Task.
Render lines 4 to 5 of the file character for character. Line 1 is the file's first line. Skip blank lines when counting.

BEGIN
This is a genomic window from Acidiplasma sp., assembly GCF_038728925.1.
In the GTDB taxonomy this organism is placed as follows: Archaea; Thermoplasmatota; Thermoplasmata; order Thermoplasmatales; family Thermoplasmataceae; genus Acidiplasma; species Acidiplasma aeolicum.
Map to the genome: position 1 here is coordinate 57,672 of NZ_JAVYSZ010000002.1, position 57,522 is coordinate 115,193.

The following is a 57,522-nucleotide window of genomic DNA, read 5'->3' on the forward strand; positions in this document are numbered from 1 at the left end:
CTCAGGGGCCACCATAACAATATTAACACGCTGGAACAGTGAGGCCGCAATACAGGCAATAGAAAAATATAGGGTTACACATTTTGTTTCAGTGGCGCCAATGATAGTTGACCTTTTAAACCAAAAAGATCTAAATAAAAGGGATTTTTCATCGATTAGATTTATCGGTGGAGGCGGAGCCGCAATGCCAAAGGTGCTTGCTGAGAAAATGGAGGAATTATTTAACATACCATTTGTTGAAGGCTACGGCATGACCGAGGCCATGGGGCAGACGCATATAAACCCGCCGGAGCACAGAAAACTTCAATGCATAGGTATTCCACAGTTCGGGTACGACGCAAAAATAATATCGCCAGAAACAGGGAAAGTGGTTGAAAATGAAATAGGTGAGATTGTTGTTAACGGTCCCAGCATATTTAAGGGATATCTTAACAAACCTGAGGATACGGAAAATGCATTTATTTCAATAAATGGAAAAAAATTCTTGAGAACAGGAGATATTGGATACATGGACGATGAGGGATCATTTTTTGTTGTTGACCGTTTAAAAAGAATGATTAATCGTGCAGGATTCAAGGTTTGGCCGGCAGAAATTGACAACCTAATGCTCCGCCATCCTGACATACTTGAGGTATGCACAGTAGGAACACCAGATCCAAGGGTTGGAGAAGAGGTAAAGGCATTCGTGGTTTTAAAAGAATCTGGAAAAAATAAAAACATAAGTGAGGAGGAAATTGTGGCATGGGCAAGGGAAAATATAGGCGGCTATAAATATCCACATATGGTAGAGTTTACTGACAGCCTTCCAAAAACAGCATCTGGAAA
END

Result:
The following is a 57,522-nucleotide window of genomic DNA, read 5'->3' on the forward strand; positions in this document are numbered from 1 at the left end:
CTCAGGGGCCACCATAACAATATTAACACGCTGGAACAGTGAGGCCGCAATACAGGCAATAGAAAAATATAGGGTTACACATTTTGTTTCAGTGGCGCCAATGATAGTTGACCTTTTAAACCAAAAAGATCTAAATAAAAGGGATTTTTCATCGATTAGATTTATCGGTGGAGGCGGAGCCGCAATGCCAAAGGTGCTTGCTGAGAAAATGGAGGAATTATTTAACATACCATTTGTTGAAGGCTACGGCATGACCGAGGCCATGGGGCAGACGCATATAAACCCGCCGGAGCACAGAAAACTTCAATGCATAGGTATTCCACAGTTCGGGTACGACGCAAAAATAATATCGCCAGAAACAGGGAAAGTGGTTGAAAATGAAATAGGTGAGATTGTTGTTAACGGTCCCAGCATATTTAAGGGATATCTTAACAAACCTGAGGATACGGAAAATGCATTTATTTCAATAAATGGAAAAAAATTCTTGAGAACAGGAGATATTGGATACATGGACGATGAGGGATCATTTTTTGTTGTTGACCGTTTAAAAAGAATGATTAATCGTGCAGGATTCAAGGTTTGGCCGGCAGAAATTGACAACCTAATGCTCCGCCATCCTGACATACTTGAGGTATGCACAGTAGGAACACCAGATCCAAGGGTTGGAGAAGAGGTAAAGGCATTCGTGGTTTTAAAAGAATCTGGAAAAAATAAAAACATAAGTGAGGAGGAAATTGTGGCATGGGCAAGGGAAAATATAGGCGGCTATAAATATCCACATATGGTAGAGTTTACTGACAGCCTTCCAAAAACAGCATCTGGAAA